- Upsell our existing customers (which also improves LTV)
- Reach a new pool of people who might not have bought our flagship product, but are interested in our other products
When all you’re thinking about is “how can I get new customers?”, you completely miss out on other opportunities that can dramatically improve your MRR growth.
Acquiring new customers might not be the problem
Lastly, sometimes the reason you can’t grow just doesn’t have anything to do with your ability to acquire new customers.
Even if your number of active customers is growing each month, that doesn’t mean your MRR growth rate is too.
You could be experiencing massive MRR churn if your new customers are paying less than the people that churned. Your average revenue per user might be too low. You could be experiencing a lot of contraction from people downgrading their accounts.
The point is, you should never just assume your MRR growth isn’t trending upwards because you’re not getting enough new customers.
Now that we’ve established that, let’s talk about some other ways to improve your MRR growth rate besides getting new customers.
3 Ways to improve your MRR growth (besides getting more customers)
Now that you know the what and why, let’s talk about the “how”. Just knowing your MRR growth rate is fine. But ultimately, your goal should be to improve it.
Like most things in business, data can be your best friend here. Let’s take a look at some practical ways to boost your MRR growth.
1. Reduce churn
If you can’t control your churn, acquiring new customers isn’t going to fix your MRR growth problems. It’s like trying to work out to compensate for your poor diet. You might get some short term results, but eventually you’re going to plateau.
When you have a balance of low churn plus an effective customer acquisition strategy, you’re in a position for real growth. Let’s talk about how to start chipping away at your churn.
Obviously, you want to decrease your churn overall. But that’s a big mountain to climb.
Instead, let’s break it down into a series of “hills”. That way, you’ll be able to get some smaller wins on your way up the mountain.
First, we’ll need to identify where most of your churn is coming from. That means tracking the cancellation reasons that are costing you the most money.
Once you start gathering responses, you’ll be able to see exactly which cancellation reasons are resulting in the most MRR loss.
Now, instead of asking “how do we decrease churn?” you have specific action items you can build a plan around.
Whether it’s the lack of a specific feature, bad onboarding or whatever the main cause, you know exactly why people are churning and can work towards fixing it.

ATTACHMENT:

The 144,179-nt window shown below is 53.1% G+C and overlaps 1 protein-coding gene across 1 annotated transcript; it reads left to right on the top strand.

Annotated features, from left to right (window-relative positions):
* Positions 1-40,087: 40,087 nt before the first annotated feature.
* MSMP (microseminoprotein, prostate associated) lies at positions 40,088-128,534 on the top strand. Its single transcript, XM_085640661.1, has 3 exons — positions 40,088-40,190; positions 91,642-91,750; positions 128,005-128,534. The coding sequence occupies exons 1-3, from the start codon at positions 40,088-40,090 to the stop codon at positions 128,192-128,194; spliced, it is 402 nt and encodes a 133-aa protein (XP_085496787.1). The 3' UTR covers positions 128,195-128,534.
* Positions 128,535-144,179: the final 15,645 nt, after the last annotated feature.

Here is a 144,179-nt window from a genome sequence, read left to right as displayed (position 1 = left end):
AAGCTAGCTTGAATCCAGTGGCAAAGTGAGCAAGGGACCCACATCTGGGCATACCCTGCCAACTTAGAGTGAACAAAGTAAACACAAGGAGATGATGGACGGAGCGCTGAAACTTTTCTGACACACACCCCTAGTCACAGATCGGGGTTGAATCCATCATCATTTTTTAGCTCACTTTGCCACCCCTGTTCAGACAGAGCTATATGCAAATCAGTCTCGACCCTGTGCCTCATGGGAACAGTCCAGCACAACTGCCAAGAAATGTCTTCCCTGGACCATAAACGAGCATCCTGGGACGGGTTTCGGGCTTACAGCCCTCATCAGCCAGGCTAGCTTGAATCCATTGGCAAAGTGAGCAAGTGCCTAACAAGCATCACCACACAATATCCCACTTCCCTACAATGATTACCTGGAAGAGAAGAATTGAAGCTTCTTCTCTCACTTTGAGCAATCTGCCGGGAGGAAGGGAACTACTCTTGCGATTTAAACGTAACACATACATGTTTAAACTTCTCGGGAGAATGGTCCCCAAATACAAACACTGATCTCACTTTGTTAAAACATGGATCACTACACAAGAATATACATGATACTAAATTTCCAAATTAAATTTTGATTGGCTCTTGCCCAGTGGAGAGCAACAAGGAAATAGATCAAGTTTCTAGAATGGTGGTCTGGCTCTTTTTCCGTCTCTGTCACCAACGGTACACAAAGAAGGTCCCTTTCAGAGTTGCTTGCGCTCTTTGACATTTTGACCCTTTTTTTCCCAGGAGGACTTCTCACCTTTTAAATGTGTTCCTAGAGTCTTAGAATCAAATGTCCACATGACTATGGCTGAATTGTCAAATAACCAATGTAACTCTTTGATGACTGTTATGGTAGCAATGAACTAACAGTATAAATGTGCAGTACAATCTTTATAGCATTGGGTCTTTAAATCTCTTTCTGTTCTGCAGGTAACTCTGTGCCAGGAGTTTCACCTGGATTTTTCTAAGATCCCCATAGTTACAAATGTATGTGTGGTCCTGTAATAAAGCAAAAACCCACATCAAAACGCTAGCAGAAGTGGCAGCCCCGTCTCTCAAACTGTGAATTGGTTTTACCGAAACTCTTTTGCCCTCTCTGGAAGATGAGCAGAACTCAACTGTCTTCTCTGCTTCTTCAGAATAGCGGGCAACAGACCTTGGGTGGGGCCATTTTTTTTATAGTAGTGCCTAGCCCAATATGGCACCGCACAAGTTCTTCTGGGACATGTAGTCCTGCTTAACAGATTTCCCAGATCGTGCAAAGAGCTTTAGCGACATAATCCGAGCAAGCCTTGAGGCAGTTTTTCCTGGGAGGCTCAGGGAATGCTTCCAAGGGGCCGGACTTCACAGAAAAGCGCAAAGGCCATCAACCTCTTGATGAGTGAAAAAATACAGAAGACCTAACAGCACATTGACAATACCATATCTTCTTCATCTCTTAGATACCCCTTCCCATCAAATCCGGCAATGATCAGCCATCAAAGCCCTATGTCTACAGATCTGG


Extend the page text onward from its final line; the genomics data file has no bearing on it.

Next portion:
Even if your customer acquisition stays flat (meaning you’re acquiring the same number of customers each month), if you can decrease your monthly churn you’ll see an improvement in your MRR growth because you’re losing less MRR.
Here’s an example of this in action from our own company.
You can see here that as our churn rate has gone down over the past six months, our MRR growth has increased.
While some of the improvement in our MRR growth rate is from our increase in expansion revenue (from our add-on products), decreasing churn plays a major role.
Our churn over the past six months
Our MRR growth rate over the past six months
The main point I’m trying to illustrate is that “more customers” isn’t the only (or even best) way to improve your MRR growth rate.
If you can lose fewer customers each month, while keeping your acquisition and expansion revenue at least steady, you can still see growth. If you want more ideas on how to reduce churn, check out these articles:
2. Expansion revenue
Sometimes, increasing revenue doesn’t mean getting new customers. Why not sell to your existing customers who already use and like your product?
Expansion revenue is revenue you get from existing customers through:
- Add-ons: Additional add-on products outside of your customer’s subscription (like Cancellation Insights and Recover 😉)
- Upsells: Upgrading to a higher priced plan
- Cross-selling: Revenue from additional products to give customers a more complete solution (ex. Product training, setup fee)
And the companies in the $15M+ ARR club tend to do even more.
An added benefit of expansion revenue is it costs less to upsell and expand your existing customers than to acquire new ones.
Think about it. You’re essentially selling to people who’ve already shown they’re willing to buy from you, versus trying to convince new people that your product is worth paying for.
Expansion revenue has also been a big part of our growth here at Baremetrics. Here’s a look at MRR from our current active customers using two of our add-on products.
And if you take a look at our MRR over the past six months, you’ll notice that our expansion revenue is greater than our MRR from new customers most months.
Expansion revenue is also key to MRR growth for companies that charge on a per-user basis. For example, take a look at Hubstaff.
Their monthly pricing plans are pretty low (most users are on their Basic or Premium plans).